I recall hearing the same thing too. Here's another location. Same area though.

QUOTE
The city's central post office and adjacent railroad yards now occupy the Spring Palace site.

http://www.tsha.utex...es/TT/lkt6.html

Erik France


#13 AndyN

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Posted 07 November 2007 - 07:52 PM

Amon Carter Museum: Bird's-eye Views of Texas - Fort Worth, 1891 (See Feature 2)
Www.fortwortharchitecture.com

#14 cbellomy

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Posted 07 November 2007 - 11:09 PM

Ty Cashion's Discovery of Ruby Schmidt's rare Spring Palace Photo



#15 seurto

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Posted 08 November 2007 - 07:36 AM

QUOTE(cbellomy @ Nov 8 2007, 01:09 AM) View Post

That is an amazing photo!! Thank you for showing that one. As I've said before about the Spring Palace story, I think it would make a good movie -- any indie film makers out there??

#16 cbellomy

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Posted 08 November 2007 - 08:17 AM

It occurs to me that if the city were to use a combination of Barnett Shale and TRV money to do it, a fireproof replica of the Spring Palace on the site of the old Frank Kent Ford/Cadillac dealership on the SE corner of Main and Lancaster would make a City Hall as important to future generations as the county Courthouse is to us.

Yeah, I'm daydreaming. But it's a nice thought.



#17 bhudson

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Posted 08 November 2007 - 09:53 AM

QUOTE(Prairie Pup @ Nov 7 2007, 05:11 PM) View Post

QUOTE(ramjet @ Nov 7 2007, 04:21 PM) View Post

Always thought this was an interesting piece of Fort Worth history. Does anyone know where the Texas Spring Palace was located?


I have always been under the impression it stood where the T&P Station is today.



Looking at AndyN's linked map, you can see the streets are (from south to north...) Broadway, Daggett, Jarvis, and South. South St looks like it is now Vickery at that location. So the Spring Palace is sitting roughly north of South (Vickery) and south of the RR, between S. Main and Jennings. Looking at satellite images, this location is partly industrial/park & ride, and partly I-30.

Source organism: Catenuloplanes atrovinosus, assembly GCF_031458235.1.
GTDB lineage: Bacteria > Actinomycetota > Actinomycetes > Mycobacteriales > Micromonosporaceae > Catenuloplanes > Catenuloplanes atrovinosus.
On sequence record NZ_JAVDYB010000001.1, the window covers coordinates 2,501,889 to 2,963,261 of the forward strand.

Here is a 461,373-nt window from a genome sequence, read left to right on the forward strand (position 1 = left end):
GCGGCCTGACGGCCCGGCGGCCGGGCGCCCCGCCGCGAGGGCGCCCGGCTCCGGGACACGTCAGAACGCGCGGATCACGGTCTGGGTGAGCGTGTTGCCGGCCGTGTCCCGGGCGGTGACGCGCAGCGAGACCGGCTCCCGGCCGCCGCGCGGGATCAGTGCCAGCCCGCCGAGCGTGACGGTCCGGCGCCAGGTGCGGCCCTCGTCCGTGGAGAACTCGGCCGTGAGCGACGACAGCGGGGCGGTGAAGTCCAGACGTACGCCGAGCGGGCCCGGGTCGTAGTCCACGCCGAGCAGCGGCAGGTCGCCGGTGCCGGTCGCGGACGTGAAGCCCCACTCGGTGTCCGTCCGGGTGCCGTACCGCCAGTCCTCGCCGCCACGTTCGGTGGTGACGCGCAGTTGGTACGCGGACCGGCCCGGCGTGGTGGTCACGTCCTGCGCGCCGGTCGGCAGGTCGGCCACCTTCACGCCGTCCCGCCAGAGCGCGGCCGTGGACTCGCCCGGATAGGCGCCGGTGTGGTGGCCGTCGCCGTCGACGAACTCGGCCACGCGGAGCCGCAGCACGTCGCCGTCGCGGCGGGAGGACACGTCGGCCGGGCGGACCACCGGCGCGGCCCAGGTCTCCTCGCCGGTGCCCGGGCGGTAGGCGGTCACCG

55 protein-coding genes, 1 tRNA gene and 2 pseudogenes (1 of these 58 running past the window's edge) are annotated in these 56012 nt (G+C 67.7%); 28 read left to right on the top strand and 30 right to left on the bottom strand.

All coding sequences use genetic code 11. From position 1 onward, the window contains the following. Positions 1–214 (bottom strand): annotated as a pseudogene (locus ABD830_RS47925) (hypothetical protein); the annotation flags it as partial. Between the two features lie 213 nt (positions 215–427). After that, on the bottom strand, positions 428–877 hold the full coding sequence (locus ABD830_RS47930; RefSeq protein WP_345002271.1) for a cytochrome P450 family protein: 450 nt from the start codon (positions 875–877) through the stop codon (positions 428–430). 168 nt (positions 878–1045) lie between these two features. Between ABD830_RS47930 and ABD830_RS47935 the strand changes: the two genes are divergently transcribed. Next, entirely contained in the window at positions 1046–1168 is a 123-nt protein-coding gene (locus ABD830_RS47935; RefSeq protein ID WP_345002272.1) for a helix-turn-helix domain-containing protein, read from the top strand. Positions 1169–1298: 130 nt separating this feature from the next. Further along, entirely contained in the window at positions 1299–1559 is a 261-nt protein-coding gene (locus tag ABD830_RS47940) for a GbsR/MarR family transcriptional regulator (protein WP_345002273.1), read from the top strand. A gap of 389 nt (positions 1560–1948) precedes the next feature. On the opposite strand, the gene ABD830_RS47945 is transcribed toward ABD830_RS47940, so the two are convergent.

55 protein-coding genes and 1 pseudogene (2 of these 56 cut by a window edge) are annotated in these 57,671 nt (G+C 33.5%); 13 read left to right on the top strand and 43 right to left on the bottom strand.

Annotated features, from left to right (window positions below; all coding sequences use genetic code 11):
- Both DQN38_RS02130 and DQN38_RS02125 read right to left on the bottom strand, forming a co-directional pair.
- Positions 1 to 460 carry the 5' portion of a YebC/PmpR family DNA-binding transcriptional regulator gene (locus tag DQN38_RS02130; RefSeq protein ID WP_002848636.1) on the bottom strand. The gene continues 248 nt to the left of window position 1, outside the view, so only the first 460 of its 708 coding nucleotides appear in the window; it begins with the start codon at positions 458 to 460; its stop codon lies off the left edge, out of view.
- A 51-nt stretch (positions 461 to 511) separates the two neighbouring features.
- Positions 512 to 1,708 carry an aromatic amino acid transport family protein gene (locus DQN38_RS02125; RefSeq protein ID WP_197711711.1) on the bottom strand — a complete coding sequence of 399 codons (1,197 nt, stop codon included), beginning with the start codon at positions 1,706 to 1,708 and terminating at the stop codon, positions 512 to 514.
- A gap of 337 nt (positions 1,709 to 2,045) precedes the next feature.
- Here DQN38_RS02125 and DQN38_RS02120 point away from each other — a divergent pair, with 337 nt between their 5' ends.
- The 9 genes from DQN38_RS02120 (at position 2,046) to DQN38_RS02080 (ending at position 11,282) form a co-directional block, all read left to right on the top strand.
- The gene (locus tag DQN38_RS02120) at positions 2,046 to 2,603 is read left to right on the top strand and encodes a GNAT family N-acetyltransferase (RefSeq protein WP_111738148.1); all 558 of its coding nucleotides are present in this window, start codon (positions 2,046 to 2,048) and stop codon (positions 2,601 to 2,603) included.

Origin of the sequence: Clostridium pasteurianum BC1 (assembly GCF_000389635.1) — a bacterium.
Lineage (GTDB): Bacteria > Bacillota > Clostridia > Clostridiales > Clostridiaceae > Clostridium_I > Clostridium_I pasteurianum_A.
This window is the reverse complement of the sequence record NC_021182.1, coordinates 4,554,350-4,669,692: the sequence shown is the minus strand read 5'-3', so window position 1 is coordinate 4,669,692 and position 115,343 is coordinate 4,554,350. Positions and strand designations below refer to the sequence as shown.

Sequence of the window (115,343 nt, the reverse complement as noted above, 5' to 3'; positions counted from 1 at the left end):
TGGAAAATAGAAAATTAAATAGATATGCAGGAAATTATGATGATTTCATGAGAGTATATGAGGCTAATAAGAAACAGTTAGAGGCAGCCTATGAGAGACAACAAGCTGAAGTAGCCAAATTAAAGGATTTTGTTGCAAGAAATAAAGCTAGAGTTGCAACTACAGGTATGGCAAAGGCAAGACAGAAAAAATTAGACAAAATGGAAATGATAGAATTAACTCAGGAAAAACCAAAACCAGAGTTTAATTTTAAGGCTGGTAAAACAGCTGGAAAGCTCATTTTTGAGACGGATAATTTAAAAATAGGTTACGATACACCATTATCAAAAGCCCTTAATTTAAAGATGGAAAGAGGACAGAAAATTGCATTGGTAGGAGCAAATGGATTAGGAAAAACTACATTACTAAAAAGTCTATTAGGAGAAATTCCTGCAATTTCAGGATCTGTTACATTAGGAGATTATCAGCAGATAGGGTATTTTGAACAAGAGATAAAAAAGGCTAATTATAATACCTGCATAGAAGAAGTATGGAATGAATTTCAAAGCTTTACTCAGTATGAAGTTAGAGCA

That is a wonderful map, missspelingz and all. Fun history lesson.

It looks like the memorial is being retained, with sidewalks and landscaping being improved.

#18 ramjet

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Posted 08 November 2007 - 10:00 AM

Thanks for posting all those great pics and renderings. I didn't think to look in the Jack White Collection. I found an old photo outlining the actual sight:

http://www.fortworth...ringpalace4.jpg

The Texas Spring Palace must have really been something. A Google search on the Web, Image, and Book sections turns up a lot of info - which is interesting since it is a structure from long ago and had such a short life...

#19 walton91

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Posted 28 December 2007 - 10:22 PM

While doing some Christmas shopping I was looking through a couple books of historical Ft Worth photos & postcards. Apparently the Al Hayne Memorial was originally a horse fountain. Maybe that's common Ft Worth knowledge but I'm new here so I thought it was interesting seeing horses taking a drink from the memorial. Since the whole area is getting a makeover it would be nice to see the memorial as a fountain again since it's in a nice little green patch. Anyway I was thinking how quite unusual it is to see a monument to a "regular citizen", someone who isn't a city father or war hero, etc. I also got to thinking that since he was an Englishman, I wonder if there are any of his descendants in the UK or US who know about the memorial. It would be rather cool to find out that not only was your great-great-great grandfather a hero but a memorial exists to his memory.

#20 AndyN

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Posted 29 December 2007 - 01:09 AM

Perchance he was a Darwin Award winner and removed his self from the gene pool. Could be someone's gr-gr-gr-great Uncle, perhaps. Do we know his biographical details or just his heroic actions?
Www.fortwortharchitecture.com

#21 gdvanc

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Posted 29 December 2007 - 11:59 AM

Oh, Andy, you've gotta retract the Darwin Award statement, bro. There's a big difference between the ignominous ends met by the knuckleheads associated with that appellation and dying from running back into a burning building from which you've successfully escaped and lowering terrified women and children out of a second story window. Goodness, by the time he retrieved the last fainted woman, he was ablaze. He picked her up and leapt out of the window.


I know you didn't mean it that way, but I had to say something.


He was a 40 year old civil engineer visiting from England. It's possible he had managed to contribute his heroic genes to the deep end before his passing. I've been curious about how next-of-kin would have been notified. How was that handled in the late nineteenth century? Would we have just sent a brief notice to the consulate? Would his relatives have received anything more than notice that he had died in a fire? If he had a wife and children, would they have learned anything more than that?